It’s fascinating to watch the American left in action, especially since until recently I counted myself among their supporters. Their political MO has been to take perceived flaws and elevate them to actual flaws of the opposite kind, in some sort of noise-cancelling effect on the level of the Ancients versus the Ori. But how can this actually work?
1. Affirmative Action
AA has been a bugaboo for righties for a long time. My own problem with it is of a different sort, but it walks a very fine line of hypocrisy. In the parlance of 2015, the perception of institutional racism must be countered by actually instituting racism. The perception of institutional sexism must be countered by actually instituting sexism. This is affirmative action.
I want you to consider for the moment the possibility that people are unequal in fact; I don’t mean before the law, I mean just plain old unequal—there are some people who can achieve specifically or broadly things that others cannot. If this were true, but you did not know it, it would appear that the institutions created exclude some people from genuine participation. In other words, one would perceive imbalances. And if this effect was pervasive, then along any axis you looked—say, race, sex, or religion—you would find evidence of bias. In this hypothetical reality, you might wish to rectify these imbalances. In such a world, institutionalizing bias cannot ever eliminate bias because the bias is built-in to us, not our systems. Particularly hysterical members of society would seek ever-expanding actual institutionalized bias in an attempt to root out ever more devious perceived bias, but each attempt would be almost magically thwarted. Ask yourself what the social outcome of this would be.
In a different hypothetical scenario, people are statistically equal enough for our differences to not really matter, but due to the plinko game of evolution and nation-building, some people just happened to make the institutions we live with today, and they favored themselves in subtle but effective ways: free the slaves, recognize that women have the right to vote—what does it matter? The institutions protect their own. In this reality a countervailing bias is established: discrimination is blatantly institutionalized in an attempt to undo the prior subtle institutionalized discrimination. In such a case, there is plausibly some measure which could be used to trigger a cyanide pill in the mouth of regulation: eventually, through chance or effort, the right amount of overt bias would finally overwhelm the subtle bias and we’d be free to live our statistically equal lives and dreams.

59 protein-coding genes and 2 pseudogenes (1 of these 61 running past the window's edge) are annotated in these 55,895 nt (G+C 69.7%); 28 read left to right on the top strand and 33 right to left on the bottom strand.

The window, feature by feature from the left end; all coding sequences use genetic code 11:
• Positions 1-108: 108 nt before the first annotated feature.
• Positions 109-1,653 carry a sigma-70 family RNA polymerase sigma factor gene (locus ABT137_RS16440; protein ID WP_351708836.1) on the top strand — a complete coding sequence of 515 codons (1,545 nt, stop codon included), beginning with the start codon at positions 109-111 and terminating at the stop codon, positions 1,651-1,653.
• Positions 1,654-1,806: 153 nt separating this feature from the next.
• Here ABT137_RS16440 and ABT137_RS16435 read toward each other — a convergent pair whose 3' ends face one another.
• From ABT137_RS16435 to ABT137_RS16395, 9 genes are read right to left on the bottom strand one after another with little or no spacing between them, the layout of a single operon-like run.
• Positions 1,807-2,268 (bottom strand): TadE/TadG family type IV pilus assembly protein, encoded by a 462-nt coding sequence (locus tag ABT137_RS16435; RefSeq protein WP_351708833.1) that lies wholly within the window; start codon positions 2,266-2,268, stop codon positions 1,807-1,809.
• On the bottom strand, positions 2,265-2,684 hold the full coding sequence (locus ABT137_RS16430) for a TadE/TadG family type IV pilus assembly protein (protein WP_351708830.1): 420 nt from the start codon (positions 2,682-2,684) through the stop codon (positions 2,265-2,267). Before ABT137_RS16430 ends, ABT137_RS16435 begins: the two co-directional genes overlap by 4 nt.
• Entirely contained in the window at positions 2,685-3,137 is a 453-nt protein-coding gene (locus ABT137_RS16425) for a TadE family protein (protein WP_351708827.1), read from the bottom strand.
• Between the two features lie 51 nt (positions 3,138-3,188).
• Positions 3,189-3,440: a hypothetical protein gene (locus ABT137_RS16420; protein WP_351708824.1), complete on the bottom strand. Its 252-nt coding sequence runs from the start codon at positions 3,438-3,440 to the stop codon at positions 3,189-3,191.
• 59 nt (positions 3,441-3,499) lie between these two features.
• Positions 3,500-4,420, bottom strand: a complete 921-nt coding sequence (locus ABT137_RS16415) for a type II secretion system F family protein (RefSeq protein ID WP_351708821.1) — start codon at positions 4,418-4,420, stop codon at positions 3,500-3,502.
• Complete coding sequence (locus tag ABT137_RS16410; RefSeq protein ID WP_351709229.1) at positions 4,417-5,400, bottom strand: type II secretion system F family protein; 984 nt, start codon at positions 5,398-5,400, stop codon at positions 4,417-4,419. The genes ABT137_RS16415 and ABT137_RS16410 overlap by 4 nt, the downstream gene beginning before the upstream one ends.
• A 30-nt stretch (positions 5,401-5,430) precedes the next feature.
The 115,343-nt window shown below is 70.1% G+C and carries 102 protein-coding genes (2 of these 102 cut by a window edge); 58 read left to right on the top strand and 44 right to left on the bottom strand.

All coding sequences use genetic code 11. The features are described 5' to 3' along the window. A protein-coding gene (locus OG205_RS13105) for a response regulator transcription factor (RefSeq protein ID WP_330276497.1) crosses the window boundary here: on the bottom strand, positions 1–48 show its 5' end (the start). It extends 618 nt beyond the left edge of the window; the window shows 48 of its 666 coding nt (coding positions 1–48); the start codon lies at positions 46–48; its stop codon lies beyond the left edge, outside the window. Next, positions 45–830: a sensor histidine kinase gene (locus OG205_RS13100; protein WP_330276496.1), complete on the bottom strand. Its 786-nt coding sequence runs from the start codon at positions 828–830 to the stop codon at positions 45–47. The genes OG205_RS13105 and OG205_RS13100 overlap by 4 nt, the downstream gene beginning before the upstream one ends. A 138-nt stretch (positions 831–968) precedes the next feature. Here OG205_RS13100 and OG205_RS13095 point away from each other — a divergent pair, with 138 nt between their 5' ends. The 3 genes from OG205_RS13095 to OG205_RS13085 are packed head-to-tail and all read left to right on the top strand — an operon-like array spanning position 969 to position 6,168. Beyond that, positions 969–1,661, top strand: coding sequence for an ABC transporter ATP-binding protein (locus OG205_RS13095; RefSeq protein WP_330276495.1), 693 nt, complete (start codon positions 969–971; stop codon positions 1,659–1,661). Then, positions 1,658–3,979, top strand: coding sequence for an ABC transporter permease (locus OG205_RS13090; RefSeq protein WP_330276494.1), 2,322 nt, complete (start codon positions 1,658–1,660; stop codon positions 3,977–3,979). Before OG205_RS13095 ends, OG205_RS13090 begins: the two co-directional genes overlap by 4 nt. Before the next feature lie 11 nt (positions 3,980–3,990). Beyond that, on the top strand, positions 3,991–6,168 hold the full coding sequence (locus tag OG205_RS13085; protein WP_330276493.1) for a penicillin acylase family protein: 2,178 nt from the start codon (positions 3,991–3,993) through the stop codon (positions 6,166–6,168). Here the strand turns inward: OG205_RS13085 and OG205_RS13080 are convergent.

Take a look at Affirmative Action-style programs and ask yourself which world the authors believe in. Where are the measures that ensure we’ve not gone too far? Where are the indicators which tell us when to stop? If I accept that there are too many female nurses and not enough female engineers, what is the right number? OK, maybe even “the right number” is too Brave New World-y for even the most staunch AA fan; what’s the right deviation from the ideal mean of 50/50 male/female split? When can we say, “There, the bias is finally gone”?
If we cannot say that, then I propose that proponents of such a system do not think bias is institutionalized, they think bias is inherent. This is a political doctrine of original sin: women are born into it by being born inferior, and men are born into it by their unstoppable urge to exploit their superiority. Or whites versus blacks.
2. Campus Rape
According to some, it’s a veritable epidemic; according to others, college campuses are safer than ever before. I am sure if you’re at all even slightly interested in the topic you’ve heard point and counterpoint to this entire discussion.
Again, consider both possibilities, one in which campus rape is out of control and covered up by institutional bias, and another where rape is well-controlled relative to crime in general and there is no institutional bias, and put the same characters in both worlds. How do they behave? I leave it as an exercise for the reader.